Sweet Sinful Nights(10)

By: Lauren Blakely

“Good trip?” James asked as he sat down again, gesturing to the booth on the other side of the table. James was older than Brent by a few years, and had a long pedigree in business. While Brent had the vision and the guts to build Edge, James was the solid, reliable rudder who made sure they stayed the course.

“The best,” he said, and recounted a few key details. When he was through, he glanced around, scanning the room for the waitress.

“The waitress should be right back. She’d just stopped by before you arrived,” James offered.

Brent tipped his forehead to the square bar in the middle of the space. “I’ll just grab a drink myself. You want something?”

“Vodka tonic.”

Brent threaded his way around the leather chairs and chrome tables to the towering shelf of liquor that framed the bar. A guy he knew, Miles, was working behind the counter, and nodded a hello. “Hey, Brent. What’s the latest with you?”

“Not much, just working on my tan,” he joked, holding out his forearm to show the color he’d nabbed while in the Caribbean.

“Haven’t I told you to quit the tanning bed juice?”

“This is all natural, man. Saint Bart’s color.”

“I’m working on my blue-light tan,” Miles said with a laugh, as he glanced up at the tinted lights in the bar. “Anyway, what can I get for you?”

“Scotch on the rocks, and a vodka tonic.”

“Coming right up.”

Brent drummed his fingertips against the steel countertop as Miles headed to the other end to pour. Turning around, he leaned against the bar and stared out the window, where the entire city stretched far beyond the glass. City of sin. City of secrets. City of endless opportunities. Whatever bout of exhaustion had threatened him when he’d landed had vacated the premises. He was wide-awake and energized, ready to sign deals, to grow Edge, to keep on building the business.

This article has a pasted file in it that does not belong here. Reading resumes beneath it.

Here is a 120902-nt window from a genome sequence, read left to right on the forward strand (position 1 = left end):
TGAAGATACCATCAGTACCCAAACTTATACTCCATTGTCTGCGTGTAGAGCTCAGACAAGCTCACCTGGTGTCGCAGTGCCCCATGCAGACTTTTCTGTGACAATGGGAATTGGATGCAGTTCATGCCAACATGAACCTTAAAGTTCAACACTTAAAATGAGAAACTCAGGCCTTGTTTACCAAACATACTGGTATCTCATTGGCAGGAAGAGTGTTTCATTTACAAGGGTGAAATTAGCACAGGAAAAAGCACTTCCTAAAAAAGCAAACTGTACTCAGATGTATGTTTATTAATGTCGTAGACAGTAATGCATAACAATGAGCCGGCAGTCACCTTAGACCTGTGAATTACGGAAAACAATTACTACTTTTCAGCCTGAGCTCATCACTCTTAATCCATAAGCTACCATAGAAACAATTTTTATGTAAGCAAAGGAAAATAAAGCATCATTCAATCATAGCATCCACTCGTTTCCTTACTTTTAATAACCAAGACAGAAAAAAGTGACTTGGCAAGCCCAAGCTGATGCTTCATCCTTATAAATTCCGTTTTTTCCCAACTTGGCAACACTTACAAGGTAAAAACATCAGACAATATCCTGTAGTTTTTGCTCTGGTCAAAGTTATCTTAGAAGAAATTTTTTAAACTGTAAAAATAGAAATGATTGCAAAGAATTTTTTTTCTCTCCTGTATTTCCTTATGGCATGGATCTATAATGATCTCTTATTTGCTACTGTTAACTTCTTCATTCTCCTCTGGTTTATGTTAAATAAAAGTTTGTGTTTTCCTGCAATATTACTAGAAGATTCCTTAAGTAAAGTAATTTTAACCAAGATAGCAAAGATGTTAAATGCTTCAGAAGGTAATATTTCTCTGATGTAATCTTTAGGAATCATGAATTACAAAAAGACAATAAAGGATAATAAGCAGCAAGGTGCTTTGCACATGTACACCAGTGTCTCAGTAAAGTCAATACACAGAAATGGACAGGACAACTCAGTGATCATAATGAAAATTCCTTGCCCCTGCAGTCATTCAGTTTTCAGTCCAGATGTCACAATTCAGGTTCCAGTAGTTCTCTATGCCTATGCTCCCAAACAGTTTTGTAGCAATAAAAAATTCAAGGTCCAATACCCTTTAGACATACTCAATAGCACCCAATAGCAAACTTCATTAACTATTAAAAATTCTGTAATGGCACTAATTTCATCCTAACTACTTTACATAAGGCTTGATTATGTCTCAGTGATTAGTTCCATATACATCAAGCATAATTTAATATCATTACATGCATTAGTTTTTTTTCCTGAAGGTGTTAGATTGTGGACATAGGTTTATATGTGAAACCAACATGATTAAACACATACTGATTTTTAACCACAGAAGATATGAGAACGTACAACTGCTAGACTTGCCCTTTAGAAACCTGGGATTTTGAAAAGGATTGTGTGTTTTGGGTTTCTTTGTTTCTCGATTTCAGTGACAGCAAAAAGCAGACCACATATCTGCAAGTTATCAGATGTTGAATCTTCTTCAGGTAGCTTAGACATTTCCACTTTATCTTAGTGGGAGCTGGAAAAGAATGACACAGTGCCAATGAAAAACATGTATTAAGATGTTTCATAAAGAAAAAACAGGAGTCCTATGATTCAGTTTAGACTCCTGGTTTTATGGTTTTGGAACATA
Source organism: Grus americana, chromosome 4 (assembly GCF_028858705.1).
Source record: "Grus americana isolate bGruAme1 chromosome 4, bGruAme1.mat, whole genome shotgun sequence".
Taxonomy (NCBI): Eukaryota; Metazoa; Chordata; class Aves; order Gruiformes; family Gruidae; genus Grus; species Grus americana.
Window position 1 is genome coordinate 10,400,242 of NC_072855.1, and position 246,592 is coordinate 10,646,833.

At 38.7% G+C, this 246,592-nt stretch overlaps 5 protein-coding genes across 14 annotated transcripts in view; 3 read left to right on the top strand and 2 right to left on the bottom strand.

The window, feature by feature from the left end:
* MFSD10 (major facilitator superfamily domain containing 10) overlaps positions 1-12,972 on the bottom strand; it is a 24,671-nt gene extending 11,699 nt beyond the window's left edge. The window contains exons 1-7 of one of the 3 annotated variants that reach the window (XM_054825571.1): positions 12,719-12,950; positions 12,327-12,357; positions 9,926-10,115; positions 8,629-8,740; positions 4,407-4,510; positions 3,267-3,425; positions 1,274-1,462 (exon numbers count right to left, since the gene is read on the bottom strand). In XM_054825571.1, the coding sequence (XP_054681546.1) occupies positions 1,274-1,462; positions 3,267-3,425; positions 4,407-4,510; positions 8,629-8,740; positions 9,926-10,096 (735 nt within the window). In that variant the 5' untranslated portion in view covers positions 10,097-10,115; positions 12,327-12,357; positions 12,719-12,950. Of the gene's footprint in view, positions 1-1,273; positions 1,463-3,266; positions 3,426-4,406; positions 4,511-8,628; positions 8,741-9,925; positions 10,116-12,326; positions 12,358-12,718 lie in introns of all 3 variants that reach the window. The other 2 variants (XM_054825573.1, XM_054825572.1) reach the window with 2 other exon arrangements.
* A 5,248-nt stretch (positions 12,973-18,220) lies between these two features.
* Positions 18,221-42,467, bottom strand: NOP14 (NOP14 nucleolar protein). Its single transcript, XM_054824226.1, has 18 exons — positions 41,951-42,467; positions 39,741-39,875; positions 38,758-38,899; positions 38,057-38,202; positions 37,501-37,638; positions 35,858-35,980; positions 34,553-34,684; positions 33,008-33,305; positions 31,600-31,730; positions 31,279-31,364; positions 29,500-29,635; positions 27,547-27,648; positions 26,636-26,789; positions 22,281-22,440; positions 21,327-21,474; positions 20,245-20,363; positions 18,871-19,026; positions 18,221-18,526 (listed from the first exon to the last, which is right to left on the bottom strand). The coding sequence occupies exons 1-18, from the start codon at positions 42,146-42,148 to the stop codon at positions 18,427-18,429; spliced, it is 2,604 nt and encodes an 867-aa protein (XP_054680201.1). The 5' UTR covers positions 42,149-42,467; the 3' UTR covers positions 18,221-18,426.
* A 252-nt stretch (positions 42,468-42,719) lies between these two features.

Glass clinked against metal, and he turned to grab the drinks and start a tab. A minute later, he had a glass in each hand and was making his way back to their table when he stopped short.

His pulse pounded.

His throat went dry.

The floor tilted and loomed closer. The glass walls zoomed in. He blinked.

He was seeing a mirage. Either that or he’d slipped back in time, because there was no other explanation.

After all those years, there she was, in the flesh. A vision in black and red, and a brunette now. He stared from across the room, trying to process what he was seeing.

Shannon Paige-Prince.

The biggest regret of his life, more stunning than she’d ever been, and she wasn’t alone. She was with one of her brothers, and they were both focused on James. Heading for his table. As she turned in his direction, she looked up and they locked eyes.

His drinks slipped from his hands, crashing onto the dark wood floor and shattering.


“That answers my question. Those glasses are indeed breakable,” Brent said, tapping on his glass as he sat back down with a new drink and raised it in a toast. The waitress had just given it to him after quickly handling the spill.

James laughed and clinked their glasses. “Good thing you tested it. I was so damn worried,” he said, and Shannon faked a smile, still shaking in her skin. Blood pounded in her head, and the entire bar seemed to sway and bob, like a boat on the seas. She dug her fingernails into the leather of the armchair she’d claimed—a necessary stake in the ground because it gave her distance from that man. That man she wasn’t supposed to see tonight. Who wasn’t supposed to be there. Who had been just as surprised to see her. And who was doing a much better job at covering it up than she was, with his little jokes, and his self-deprecating humor.

Fucking bastard.

Everything was so easy for him.

The man was a master at ad-libbing, at covering up the hole in the routine.

She hated that he had the ability to patch a gaffe so quickly. But a small part of her was pleased that he’d been so shocked he’d dropped his glasses.

“In any case, now that my CEO has finished his quality control inspection of the Mandarin’s glassware, I’d like to introduce everyone,” James began, gesturing to Shannon and her brother. “This is Shay Sloan, the founder and head choreographer for Shay Productions. And her brother, Colin Sloan, a financier who advises Shay Productions. Shay and Colin, allow me to introduce Brent Nichols, who runs Edge.”

Colin rose first. “Good to meet you. I’ve heard a lot about you,” he said, and extended a hand to the man he’d met at Christmas the year Brent had proposed. But Colin knew how to cover up the past, and knew intuitively that she’d want him to.

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